|Appalachian Hunger Games to Fight Hunger|
|Written by Submitted|
|Tuesday, 19 November 2013 20:29|
On the release day of the major motion picture, The Hunger Games: Catching Fire, Appalachian students will be celebrating by fighting hunger in the high country through an interactive game based on the book series.
The event will take place on Nov. 22 at 5 p.m. on Duck Pond Field off Stadium Drive and is part of Appalachian State University’s Hunger and Homelessness Awareness Week.
The event idea was conceived by Appalachian student Chris Criqui during his sophomore year at Appalachian, where he was able to launch the program through his position within the Appalachian Residence Halls. Now, for the third time, the Hunger Games will be taking place and have been opened up to all club and organizations across the university and community with Watauga High School also participating.
The program has grown significantly over the past two years and Criqui hopes for it to continue after he graduates.
“I hope the model that I've helped start is sustainable and can continue after I've left," he said. "I work with a committee and some sophomores on the committee have shown interest in coordinating the program next year. I recently presented this program at a conference related to community service and civic engagement, so I'm hoping it will spread to other campuses as well."
The goal for the Hunger Games is to raise 1,500 cans to donate to the Hospitality House and its Bread of Life Community Kitchen. At last count there were 1600 cans, which can be dropped off at the ACT outreach center on the Appalachian campus. Spectators from throughout the community are encouraged to bring non-perishable food items to the Hunger Games in order to sponsor their favorite tribute, saving them from elimination and keeping them in the games longer.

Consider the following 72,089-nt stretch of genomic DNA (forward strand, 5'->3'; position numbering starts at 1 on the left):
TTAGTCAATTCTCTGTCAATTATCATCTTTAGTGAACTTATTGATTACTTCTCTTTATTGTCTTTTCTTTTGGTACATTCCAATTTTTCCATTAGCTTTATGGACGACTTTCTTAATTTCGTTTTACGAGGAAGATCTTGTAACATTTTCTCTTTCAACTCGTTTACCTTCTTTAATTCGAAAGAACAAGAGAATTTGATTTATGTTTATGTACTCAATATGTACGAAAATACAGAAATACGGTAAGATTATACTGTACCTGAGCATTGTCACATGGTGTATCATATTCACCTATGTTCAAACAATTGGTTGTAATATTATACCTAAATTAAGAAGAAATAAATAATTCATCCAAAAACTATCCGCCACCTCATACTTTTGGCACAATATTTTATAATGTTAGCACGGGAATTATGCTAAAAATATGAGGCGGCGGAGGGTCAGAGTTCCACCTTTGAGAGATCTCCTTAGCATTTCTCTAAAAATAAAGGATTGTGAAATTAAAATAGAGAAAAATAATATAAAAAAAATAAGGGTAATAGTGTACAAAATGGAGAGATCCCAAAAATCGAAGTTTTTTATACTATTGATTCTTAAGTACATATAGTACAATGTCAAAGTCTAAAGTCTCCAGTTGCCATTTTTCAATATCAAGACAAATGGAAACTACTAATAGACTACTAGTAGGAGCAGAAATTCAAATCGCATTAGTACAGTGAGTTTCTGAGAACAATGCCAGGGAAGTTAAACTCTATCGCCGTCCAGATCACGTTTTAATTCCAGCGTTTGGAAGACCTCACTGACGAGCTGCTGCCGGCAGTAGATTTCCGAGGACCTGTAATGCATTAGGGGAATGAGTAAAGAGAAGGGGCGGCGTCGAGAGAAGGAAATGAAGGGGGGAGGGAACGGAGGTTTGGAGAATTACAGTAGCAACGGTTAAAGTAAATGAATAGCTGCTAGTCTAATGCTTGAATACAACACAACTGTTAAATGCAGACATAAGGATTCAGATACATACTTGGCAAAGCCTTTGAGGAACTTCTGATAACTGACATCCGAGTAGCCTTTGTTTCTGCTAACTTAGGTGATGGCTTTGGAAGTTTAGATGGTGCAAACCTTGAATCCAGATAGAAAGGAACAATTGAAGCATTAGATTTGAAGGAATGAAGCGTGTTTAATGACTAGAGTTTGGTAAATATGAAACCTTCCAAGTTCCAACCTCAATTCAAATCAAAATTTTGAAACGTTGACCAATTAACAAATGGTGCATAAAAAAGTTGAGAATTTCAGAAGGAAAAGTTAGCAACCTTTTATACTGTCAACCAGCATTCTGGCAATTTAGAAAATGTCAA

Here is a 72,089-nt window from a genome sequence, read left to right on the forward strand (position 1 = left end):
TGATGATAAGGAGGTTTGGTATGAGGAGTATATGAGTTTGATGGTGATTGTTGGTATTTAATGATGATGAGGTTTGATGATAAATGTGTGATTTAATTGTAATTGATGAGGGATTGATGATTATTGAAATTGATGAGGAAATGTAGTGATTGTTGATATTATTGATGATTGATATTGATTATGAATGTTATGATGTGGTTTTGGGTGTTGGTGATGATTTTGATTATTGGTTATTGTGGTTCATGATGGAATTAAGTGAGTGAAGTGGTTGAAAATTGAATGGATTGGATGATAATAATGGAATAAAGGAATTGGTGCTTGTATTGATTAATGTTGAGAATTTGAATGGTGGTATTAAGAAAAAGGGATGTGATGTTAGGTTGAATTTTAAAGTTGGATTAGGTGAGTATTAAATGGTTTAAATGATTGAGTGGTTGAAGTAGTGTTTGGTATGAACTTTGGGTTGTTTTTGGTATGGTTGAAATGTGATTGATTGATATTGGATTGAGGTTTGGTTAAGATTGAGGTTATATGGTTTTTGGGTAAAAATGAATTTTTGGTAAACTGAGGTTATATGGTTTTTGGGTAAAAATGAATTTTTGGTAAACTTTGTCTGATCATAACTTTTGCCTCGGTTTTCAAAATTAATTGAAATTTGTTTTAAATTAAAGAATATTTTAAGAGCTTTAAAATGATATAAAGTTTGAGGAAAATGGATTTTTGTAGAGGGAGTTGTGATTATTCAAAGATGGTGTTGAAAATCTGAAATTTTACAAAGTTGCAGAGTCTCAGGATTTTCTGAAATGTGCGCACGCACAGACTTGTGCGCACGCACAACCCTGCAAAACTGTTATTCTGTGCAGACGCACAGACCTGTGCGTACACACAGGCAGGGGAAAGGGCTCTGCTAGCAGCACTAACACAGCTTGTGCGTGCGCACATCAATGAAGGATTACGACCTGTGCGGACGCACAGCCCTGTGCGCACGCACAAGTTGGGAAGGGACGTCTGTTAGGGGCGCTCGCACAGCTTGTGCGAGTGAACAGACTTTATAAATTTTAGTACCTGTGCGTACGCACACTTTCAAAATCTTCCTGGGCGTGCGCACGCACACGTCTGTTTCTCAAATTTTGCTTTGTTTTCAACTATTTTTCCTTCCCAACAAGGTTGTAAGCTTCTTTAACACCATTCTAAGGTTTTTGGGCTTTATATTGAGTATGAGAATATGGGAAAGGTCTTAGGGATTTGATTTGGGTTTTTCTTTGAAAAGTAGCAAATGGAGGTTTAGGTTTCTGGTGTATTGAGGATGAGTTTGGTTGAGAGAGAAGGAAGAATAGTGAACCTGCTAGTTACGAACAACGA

“What a bonus to have the Appalachian Hunger Games back again so soon,” stated Hospitality House director of development Todd Carter. “With a poverty rate of 26%, 3rd highest in North Carolina, we are working harder than ever to eradicate hunger, poverty and homelessness in the High Country. Our community kitchen serves an average of 12,000 meals per month so every bit of awareness and assistance helps a great deal.”
Twenty-four tributes were chosen in a reaping on Nov. 15. To become eligible for the reaping, a tribute nominee had to donate five cans of food to receive one tribute ticket. The more cans donated, the more chances they had to be selected in the reaping.
For the Games, each tribute will be equipped with a balloon and two flag football belts. The arena will contain a variety of markers, sharpies, and shields. In order to "die" a tribute's balloon must be popped, belt flags removed, and shirt marked on by any kind of marker. Last person standing wins.
This year the rules are essentially the same as in the past; however, there are a few secret twists to keep everyone on their toes. There are participants returning from last year and they want to keep those tributes from having too much of an advantage.
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